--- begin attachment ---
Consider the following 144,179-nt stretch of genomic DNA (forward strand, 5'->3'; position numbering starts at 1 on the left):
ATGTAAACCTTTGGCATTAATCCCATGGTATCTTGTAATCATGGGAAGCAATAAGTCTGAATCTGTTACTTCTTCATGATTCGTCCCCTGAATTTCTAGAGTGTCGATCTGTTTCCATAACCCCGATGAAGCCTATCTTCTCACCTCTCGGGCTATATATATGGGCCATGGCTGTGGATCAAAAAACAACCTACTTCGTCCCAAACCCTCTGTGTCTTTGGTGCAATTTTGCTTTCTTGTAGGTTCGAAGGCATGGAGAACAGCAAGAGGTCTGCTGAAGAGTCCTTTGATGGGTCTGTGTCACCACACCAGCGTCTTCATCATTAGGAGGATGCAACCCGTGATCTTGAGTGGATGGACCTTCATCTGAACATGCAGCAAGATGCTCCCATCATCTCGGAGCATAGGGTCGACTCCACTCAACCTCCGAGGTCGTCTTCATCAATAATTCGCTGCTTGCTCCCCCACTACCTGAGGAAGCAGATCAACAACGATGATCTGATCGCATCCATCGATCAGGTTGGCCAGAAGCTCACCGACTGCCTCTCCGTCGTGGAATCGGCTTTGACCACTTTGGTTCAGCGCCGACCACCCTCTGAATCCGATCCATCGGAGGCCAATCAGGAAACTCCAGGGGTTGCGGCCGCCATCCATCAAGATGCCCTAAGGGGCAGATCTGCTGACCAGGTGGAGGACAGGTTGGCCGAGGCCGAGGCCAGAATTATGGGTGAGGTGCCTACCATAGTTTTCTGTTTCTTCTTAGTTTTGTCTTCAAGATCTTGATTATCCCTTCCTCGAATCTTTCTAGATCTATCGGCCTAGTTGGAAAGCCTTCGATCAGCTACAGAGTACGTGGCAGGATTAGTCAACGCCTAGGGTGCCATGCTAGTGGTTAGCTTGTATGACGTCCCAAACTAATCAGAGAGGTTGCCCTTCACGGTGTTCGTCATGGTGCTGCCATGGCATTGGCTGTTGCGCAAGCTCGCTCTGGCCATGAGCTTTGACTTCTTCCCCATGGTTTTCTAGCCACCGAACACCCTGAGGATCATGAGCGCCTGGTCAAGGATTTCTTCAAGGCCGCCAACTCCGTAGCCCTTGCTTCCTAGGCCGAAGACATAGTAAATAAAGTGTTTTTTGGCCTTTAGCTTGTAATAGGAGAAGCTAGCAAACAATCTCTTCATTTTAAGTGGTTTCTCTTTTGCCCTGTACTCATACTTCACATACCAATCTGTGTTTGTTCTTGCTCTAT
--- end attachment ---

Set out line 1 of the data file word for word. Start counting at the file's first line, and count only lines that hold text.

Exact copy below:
Consider the following 144,179-nt stretch of genomic DNA (forward strand, 5'->3'; position numbering starts at 1 on the left):